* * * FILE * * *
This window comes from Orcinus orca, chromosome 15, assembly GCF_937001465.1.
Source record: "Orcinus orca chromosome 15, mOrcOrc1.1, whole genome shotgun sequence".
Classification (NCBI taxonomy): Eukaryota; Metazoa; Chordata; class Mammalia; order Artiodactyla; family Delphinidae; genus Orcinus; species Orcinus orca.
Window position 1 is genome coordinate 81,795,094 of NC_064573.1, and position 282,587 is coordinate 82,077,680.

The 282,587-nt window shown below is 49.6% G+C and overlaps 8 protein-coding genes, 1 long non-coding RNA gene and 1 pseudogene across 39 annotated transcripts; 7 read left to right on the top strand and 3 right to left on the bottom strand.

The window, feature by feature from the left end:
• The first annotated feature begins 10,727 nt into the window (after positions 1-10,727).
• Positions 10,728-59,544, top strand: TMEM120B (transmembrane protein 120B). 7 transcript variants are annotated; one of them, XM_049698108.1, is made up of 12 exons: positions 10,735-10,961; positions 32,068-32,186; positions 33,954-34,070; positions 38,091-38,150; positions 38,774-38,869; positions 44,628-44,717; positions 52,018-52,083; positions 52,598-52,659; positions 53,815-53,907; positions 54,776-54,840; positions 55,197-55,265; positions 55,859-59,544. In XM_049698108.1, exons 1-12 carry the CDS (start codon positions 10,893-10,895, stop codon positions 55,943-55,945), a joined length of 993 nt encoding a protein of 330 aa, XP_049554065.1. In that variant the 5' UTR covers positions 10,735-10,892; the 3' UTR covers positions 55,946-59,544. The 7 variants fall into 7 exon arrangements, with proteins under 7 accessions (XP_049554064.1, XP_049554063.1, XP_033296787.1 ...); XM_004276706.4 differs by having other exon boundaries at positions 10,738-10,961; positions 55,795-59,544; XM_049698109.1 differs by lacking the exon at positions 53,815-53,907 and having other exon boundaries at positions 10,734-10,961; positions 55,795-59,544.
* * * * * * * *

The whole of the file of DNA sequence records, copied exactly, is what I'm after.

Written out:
This window comes from Orcinus orca, chromosome 15, assembly GCF_937001465.1.
Source record: "Orcinus orca chromosome 15, mOrcOrc1.1, whole genome shotgun sequence".
Classification (NCBI taxonomy): Eukaryota; Metazoa; Chordata; class Mammalia; order Artiodactyla; family Delphinidae; genus Orcinus; species Orcinus orca.
Window position 1 is genome coordinate 81,795,094 of NC_064573.1, and position 282,587 is coordinate 82,077,680.

The 282,587-nt window shown below is 49.6% G+C and overlaps 8 protein-coding genes, 1 long non-coding RNA gene and 1 pseudogene across 39 annotated transcripts; 7 read left to right on the top strand and 3 right to left on the bottom strand.

The window, feature by feature from the left end:
• The first annotated feature begins 10,727 nt into the window (after positions 1-10,727).
• Positions 10,728-59,544, top strand: TMEM120B (transmembrane protein 120B). 7 transcript variants are annotated; one of them, XM_049698108.1, is made up of 12 exons: positions 10,735-10,961; positions 32,068-32,186; positions 33,954-34,070; positions 38,091-38,150; positions 38,774-38,869; positions 44,628-44,717; positions 52,018-52,083; positions 52,598-52,659; positions 53,815-53,907; positions 54,776-54,840; positions 55,197-55,265; positions 55,859-59,544. In XM_049698108.1, exons 1-12 carry the CDS (start codon positions 10,893-10,895, stop codon positions 55,943-55,945), a joined length of 993 nt encoding a protein of 330 aa, XP_049554065.1. In that variant the 5' UTR covers positions 10,735-10,892; the 3' UTR covers positions 55,946-59,544. The 7 variants fall into 7 exon arrangements, with proteins under 7 accessions (XP_049554064.1, XP_049554063.1, XP_033296787.1 ...); XM_004276706.4 differs by having other exon boundaries at positions 10,738-10,961; positions 55,795-59,544; XM_049698109.1 differs by lacking the exon at positions 53,815-53,907 and having other exon boundaries at positions 10,734-10,961; positions 55,795-59,544.